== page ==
In his book, Lights Out, veteran newsman Ted Koppel says blackouts could happen anywhere and everywhere..
In 2003, Koppel wrote, when “a high-voltage power line in northern Ohio brushed against some trees and shut down…fifty million people lost power for up to two days in an area that spanned southeastern Canada and eight northeastern states.”
In 2014, when two terrorists with AK-47 rifles shot up a substation near San Jose, California, it took 27 days to restore power to Silicon Valley.
Tomorrow, says Koppel, one hostile hacker armed with nothing more lethal than a laptop could take down “three power grids that generate and distribute electricity throughout the United States,” plunging “millions of Americans into…something approximating the mid-nineteenth century.”
Months without light, heating or cooling. Months with food rotting in refrigerators and freezers. Months with stoves that can’t cook, toilets that can’t flush, washing machines that can’t wash.
That’s because, according to Lights Out, our power generation and distribution system suffers from three major vulnerabilities.
The first is that
electricity flowing throughout the United States depends absolutely on computerized systems designed to maintain perfect balance between supply and demand…It is the Internet that provides the instant access to the computerized systems that maintain that equilibrium. If a sophisticated hacker gained access to one of those systems and succeeded in throwing that precarious balance out of kilter, the consequences would be devastating. We can take limited comfort in the knowledge that such an attack would require painstaking preparation and a highly sophisticated understanding of how the system works and where its vulnerabilities lie. Less reassuring is the knowledge that several nations already have that expertise…As the ranks of capable actors grow, the bar for cyber aggression is lowered.
The second is a physical, not cyber, threat.
The nature of the electric power industry is such that it combines modern technology with antiquated equipment. Some of that equipment is so large, so expensive, and so difficult to replace that it constitutes an entire category of vulnerability…No country in the world has a larger base of installed large power transformers than the United States, and that base is aging…on average, thirty-eight to forty years old…Conservatively, there are thousands of aging transformers, most custom-built, unable to be ordered from a catalogue or mass-produced, each costing somewhere in the neighborhood of $3 million to $10 million…[and] so large they cannot be transported on a standard railroad freight car.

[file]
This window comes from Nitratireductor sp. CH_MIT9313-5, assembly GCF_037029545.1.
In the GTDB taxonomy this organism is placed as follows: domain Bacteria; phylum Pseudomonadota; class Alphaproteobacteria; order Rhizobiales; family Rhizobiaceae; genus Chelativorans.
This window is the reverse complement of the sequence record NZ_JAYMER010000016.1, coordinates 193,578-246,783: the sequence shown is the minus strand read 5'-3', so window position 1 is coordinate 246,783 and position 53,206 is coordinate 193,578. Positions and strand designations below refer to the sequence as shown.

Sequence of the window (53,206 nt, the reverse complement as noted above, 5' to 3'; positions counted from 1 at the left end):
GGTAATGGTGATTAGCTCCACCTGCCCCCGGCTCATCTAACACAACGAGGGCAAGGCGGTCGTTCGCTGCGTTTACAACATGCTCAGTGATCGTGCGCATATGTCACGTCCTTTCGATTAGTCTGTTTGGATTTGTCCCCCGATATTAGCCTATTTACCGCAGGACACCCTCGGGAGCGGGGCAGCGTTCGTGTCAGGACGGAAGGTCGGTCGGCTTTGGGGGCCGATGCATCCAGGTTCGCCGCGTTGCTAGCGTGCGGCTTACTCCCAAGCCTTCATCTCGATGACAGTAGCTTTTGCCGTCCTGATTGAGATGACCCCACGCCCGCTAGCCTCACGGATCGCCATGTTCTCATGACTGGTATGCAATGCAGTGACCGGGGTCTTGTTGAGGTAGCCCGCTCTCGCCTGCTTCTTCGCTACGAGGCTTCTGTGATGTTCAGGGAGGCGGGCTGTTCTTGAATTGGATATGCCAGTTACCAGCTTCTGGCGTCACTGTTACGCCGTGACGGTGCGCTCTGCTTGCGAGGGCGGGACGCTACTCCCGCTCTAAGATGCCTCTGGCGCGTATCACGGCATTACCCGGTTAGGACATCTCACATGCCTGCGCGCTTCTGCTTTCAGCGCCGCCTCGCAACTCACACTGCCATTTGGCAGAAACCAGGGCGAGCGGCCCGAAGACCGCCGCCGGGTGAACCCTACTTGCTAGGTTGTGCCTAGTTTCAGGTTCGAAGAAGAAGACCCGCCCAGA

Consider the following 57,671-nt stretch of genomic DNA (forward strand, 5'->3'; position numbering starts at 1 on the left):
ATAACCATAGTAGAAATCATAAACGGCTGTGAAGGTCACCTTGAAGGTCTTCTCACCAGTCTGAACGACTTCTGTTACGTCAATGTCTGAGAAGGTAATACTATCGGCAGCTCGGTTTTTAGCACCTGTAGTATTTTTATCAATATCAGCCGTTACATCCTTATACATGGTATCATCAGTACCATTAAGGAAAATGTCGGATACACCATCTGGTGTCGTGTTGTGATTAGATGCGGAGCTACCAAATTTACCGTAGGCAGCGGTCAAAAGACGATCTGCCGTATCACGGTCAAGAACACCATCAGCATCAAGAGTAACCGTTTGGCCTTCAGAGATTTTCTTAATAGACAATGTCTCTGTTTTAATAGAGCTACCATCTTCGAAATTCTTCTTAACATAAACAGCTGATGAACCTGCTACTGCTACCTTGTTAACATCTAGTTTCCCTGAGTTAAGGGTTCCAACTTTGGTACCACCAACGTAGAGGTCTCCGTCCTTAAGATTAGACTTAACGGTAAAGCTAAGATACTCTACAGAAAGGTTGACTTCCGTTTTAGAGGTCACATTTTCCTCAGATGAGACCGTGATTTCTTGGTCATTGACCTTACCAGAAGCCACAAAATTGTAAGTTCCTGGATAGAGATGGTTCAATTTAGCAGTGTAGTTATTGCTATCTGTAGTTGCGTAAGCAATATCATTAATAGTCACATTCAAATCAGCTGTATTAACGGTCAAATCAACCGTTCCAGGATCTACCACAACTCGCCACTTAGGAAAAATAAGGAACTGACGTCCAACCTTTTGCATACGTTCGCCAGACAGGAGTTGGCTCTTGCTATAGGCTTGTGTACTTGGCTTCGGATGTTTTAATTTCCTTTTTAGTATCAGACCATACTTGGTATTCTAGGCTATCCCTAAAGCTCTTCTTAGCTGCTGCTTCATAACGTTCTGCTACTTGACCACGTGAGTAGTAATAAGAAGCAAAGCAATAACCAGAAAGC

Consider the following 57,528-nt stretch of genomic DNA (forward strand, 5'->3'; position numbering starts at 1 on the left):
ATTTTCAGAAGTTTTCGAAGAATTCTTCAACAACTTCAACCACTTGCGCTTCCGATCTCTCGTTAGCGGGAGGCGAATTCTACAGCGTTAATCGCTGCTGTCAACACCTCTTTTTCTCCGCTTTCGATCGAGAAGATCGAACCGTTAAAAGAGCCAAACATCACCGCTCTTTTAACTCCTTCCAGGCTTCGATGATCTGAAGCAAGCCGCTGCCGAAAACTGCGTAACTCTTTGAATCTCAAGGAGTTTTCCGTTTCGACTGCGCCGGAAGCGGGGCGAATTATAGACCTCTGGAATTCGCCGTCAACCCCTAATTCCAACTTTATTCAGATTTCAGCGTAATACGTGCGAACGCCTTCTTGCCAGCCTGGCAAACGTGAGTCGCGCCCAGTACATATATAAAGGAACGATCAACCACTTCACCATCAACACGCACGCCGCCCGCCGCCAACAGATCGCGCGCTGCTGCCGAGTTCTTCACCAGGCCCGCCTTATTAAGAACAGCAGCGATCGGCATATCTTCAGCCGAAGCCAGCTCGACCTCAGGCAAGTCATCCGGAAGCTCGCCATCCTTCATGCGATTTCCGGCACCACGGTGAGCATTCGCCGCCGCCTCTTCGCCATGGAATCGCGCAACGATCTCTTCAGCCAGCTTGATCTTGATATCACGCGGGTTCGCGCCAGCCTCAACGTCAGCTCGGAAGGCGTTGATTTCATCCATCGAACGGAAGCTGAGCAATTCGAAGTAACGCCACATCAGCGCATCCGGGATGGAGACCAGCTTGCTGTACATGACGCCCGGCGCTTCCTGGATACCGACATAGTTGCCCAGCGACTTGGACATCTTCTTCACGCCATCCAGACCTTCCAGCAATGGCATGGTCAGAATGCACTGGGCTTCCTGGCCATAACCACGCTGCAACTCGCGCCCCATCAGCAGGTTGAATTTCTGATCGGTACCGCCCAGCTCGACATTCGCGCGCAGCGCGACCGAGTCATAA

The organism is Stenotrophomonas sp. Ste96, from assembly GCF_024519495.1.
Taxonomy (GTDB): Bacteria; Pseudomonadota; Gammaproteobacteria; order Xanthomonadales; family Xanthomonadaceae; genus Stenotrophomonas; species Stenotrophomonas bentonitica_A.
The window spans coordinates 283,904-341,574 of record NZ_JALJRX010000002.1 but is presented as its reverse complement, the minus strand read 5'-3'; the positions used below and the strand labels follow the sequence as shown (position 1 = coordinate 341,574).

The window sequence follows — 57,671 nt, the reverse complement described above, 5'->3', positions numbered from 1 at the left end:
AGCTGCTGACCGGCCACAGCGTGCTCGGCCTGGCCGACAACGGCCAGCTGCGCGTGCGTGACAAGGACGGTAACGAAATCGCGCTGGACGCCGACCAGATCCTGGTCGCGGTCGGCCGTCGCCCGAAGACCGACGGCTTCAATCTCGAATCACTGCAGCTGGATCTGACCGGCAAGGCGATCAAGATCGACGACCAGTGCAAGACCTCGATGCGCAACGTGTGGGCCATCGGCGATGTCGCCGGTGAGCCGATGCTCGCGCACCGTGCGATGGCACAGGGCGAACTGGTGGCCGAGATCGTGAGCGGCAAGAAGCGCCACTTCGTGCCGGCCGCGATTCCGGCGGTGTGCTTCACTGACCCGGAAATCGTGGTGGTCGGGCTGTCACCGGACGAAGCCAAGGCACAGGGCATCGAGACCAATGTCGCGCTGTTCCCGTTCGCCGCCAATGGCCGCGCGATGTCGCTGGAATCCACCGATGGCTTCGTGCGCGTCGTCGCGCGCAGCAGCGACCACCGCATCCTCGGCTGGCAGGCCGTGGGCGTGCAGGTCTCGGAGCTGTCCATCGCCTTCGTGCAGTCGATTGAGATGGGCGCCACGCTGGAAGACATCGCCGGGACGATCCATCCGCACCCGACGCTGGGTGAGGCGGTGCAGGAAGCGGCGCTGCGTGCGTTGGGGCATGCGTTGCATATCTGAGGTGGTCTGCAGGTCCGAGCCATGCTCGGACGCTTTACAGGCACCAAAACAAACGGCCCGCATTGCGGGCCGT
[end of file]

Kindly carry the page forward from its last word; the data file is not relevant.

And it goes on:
If saboteurs with high-powered rifles were to knock out large power transformers in nine critical substations – like the one in San Jose – “it could cause a blackout encompassing most of the United States.”
And that’s because of the third vulnerability, the cascade effect. As cyberattacked or sabotaged equipment starts to fail, the electric grid’s harder and harder tries to compensate cause more failures. “Overburdened lines fall like dominoes.”
When and if this happens, says the Department of Homeland Security, you should keep a battery-powered radio handy. We have a better idea: a battery-powered house.
A Milestone Solar installation with a sealed, gel-filled backup battery bank keeps your lights lighting, your refrigerator and freezer refrigerating and freezing, your microwave cooking, your well pump pumping, your toilets flushing, your washer washing, and so on.
Not just for days (and nights, thanks to the batteries), not just for weeks and months, but for as long as the sun rises each morning.
Unlike emergency backup generators, there’s no danger of toxic exhaust fumes, no moving parts to wear out, and no chance of fuel running out before the lights come back on; a Milestone Solar system with battery backup “refuels” with each sunrise.
As one pleased customer noted,
even with just a little daylight in the morning, well before direct sun hits the panels, the system kicks in and starts producing.
Milestone Solar has installed more solar systems with battery backup banks than anyone else in the region over the past five years. So please contact us to learn more. About an investment that gets you an average of $9,000-$11,000 in tax credits, increases your property value, and saves you hundreds of dollars a year on your monthly electric bills when the power’s on. And could save something even more vital when the power goes out.